* ERT is the Greek National Broadcaster, which was shut down by the Government, on June the 11th.
Translated by Efi Stefopoulou
The Parasite is interpreted by Serres as a system whose main attribute is to be able to be "hosted" by other systems. If one accedes to the logic of the argument, he will understand the existence of generations and hierarchies of parasites, a whole world of parasites, which is a "sine-qua-non" environment for any other social system.
In the Greek version of policy making, the "macho" one in the caseof ERT, (see also related references to "barbarism" or "decisiveness”) can the parasite theory possibly be applied? In my opinion, yes! For the following reasons:
A) The Greek parasite appears in the context of a manichaistic logic that clusters everything in “black or white” groups. The parasite is present to the argument of the far-right or the far-left who both speak about “a final solution”. The parasite contributes to the entrenchments and inequalities, to the exclusions of some at the same time “opportunities” are offered to some others, to the prevail of trash and cynicism.
B) The Greek parasite prevents any treatment offered by the reforms and slots itself everywhere: Into the political parties, the public and private sector organizations into individual and collective articulations and attitudes. It amounts to a very basic and practical value code: clientelism ≠ non clientelism. In contrast, however, to what a generation of political scientists claimed, that is that clientelism is bounded to the transactions between the politicians and their constituents, we believe that clientelism flourishes everywhere, within each organization and every organizational interface. Basically, it prevents the solution of the organizational problems by making use of some rational argument, by using quantitative and qualitative analysis of data and information. When the parasitic system is overstressed, then it "adopts" the reforms, nullifying them in effect.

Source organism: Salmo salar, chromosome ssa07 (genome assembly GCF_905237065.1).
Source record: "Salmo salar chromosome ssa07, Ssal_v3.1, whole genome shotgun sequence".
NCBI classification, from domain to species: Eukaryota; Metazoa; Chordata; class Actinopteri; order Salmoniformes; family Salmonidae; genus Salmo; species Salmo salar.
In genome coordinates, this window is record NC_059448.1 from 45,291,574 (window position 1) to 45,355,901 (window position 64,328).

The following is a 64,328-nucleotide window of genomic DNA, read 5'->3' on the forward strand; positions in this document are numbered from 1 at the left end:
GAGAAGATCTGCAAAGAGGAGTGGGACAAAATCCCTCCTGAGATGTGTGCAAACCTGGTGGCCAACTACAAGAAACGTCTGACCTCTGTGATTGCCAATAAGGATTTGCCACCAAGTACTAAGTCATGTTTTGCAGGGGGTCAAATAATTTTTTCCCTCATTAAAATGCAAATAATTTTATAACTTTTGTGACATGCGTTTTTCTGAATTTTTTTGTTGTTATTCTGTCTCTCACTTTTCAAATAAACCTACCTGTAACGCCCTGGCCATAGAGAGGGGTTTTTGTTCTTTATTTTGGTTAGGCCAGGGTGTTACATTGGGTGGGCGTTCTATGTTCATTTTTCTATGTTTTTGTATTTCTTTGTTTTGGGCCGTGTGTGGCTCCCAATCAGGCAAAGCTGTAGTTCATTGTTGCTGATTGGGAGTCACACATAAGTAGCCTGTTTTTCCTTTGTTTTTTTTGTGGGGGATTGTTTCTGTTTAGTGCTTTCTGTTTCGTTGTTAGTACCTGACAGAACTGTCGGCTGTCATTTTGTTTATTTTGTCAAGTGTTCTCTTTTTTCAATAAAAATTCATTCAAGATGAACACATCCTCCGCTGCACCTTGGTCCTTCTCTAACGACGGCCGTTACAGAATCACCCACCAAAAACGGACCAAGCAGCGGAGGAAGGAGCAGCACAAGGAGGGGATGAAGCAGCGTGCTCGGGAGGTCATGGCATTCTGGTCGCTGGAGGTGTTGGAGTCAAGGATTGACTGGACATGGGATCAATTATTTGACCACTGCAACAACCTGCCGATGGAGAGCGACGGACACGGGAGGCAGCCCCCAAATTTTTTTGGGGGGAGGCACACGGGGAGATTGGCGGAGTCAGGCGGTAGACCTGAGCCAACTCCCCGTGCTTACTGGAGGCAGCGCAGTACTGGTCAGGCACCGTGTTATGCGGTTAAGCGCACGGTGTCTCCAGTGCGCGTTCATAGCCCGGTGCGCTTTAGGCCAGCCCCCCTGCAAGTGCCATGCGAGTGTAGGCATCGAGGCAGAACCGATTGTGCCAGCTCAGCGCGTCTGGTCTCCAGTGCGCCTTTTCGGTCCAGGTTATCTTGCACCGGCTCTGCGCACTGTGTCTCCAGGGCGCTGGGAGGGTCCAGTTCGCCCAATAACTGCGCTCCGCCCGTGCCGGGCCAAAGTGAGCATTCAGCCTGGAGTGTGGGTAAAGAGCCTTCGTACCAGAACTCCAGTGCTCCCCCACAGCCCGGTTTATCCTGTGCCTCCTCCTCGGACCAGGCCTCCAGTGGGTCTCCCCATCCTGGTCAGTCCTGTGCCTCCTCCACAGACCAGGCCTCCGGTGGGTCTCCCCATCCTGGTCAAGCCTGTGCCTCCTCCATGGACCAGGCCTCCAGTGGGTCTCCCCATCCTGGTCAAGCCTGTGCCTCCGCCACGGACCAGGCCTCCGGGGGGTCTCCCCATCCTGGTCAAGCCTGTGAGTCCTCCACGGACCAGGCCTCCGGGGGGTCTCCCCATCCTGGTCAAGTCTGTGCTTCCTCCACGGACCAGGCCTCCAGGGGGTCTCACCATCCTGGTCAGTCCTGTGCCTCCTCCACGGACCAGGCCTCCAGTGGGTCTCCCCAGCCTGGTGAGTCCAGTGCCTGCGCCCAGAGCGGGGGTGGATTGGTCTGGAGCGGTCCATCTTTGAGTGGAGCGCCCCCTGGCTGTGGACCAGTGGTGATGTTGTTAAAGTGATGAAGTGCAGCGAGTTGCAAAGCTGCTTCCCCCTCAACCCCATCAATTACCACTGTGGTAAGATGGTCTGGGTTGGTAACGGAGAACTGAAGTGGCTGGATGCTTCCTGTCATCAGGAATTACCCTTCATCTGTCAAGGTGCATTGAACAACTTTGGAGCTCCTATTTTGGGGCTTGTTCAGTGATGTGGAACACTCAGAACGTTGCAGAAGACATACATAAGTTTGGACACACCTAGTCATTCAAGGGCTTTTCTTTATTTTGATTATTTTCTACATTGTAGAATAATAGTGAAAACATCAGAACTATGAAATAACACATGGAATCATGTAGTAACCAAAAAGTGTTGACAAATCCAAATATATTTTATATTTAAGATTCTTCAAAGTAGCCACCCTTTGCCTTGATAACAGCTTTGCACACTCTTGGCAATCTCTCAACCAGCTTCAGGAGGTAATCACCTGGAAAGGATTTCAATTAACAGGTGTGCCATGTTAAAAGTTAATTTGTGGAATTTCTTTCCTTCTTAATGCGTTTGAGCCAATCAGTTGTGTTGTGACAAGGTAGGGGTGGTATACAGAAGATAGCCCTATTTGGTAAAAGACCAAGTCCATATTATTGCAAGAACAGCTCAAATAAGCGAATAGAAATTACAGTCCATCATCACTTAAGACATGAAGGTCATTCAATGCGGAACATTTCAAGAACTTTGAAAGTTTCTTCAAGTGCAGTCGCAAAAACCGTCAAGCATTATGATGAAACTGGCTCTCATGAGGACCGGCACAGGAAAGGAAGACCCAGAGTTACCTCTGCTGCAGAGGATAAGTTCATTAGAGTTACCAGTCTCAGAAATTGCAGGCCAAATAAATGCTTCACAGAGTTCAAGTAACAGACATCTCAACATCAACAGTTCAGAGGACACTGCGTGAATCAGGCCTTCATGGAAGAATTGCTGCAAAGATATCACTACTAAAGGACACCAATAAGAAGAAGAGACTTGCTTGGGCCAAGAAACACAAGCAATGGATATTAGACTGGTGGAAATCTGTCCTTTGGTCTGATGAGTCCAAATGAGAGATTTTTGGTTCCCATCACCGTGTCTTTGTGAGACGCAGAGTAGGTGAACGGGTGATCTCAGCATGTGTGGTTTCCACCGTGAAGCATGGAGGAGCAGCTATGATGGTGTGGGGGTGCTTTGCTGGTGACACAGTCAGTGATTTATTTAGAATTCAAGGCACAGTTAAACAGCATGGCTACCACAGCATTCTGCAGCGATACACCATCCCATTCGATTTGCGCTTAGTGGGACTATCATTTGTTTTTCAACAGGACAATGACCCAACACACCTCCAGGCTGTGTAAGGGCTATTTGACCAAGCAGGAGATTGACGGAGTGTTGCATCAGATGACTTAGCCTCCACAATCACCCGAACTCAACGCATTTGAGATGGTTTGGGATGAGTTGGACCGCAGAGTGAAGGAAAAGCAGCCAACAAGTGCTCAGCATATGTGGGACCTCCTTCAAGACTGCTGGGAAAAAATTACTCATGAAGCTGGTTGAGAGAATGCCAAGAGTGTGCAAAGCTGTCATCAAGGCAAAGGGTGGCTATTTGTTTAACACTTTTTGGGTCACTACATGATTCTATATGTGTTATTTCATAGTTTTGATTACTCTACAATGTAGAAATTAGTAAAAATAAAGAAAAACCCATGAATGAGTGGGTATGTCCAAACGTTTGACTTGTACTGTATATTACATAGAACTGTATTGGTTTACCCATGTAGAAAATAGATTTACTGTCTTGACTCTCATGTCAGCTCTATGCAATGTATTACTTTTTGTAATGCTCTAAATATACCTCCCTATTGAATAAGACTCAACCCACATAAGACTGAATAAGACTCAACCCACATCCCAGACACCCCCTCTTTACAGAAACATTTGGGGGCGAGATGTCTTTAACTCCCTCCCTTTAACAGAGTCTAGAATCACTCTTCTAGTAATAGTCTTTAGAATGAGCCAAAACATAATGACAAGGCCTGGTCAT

C) The discussion about ERT, Publicly Owned Enterprises etc., over which much ink and tears was poured, will also prove ineffective,if it will not become an opportunity to face up and examine our Greek parasite. It is in fact an opportunity to look thoroughly in the negative side of our (Greek) identity, which instead of enhancing our positive, productive, supportive and compassionate characteristics, it excludes and corrupts them.
But could we also have a say in what happens to us? Will the adoption of western rationality methods and principles of thinking, which were for centuries both feared and used as alibi by us, the Greeks, ultimately, not justify our fears (ie, the parasite) but strengthen our confidence, our productivity, and our public face, in fact?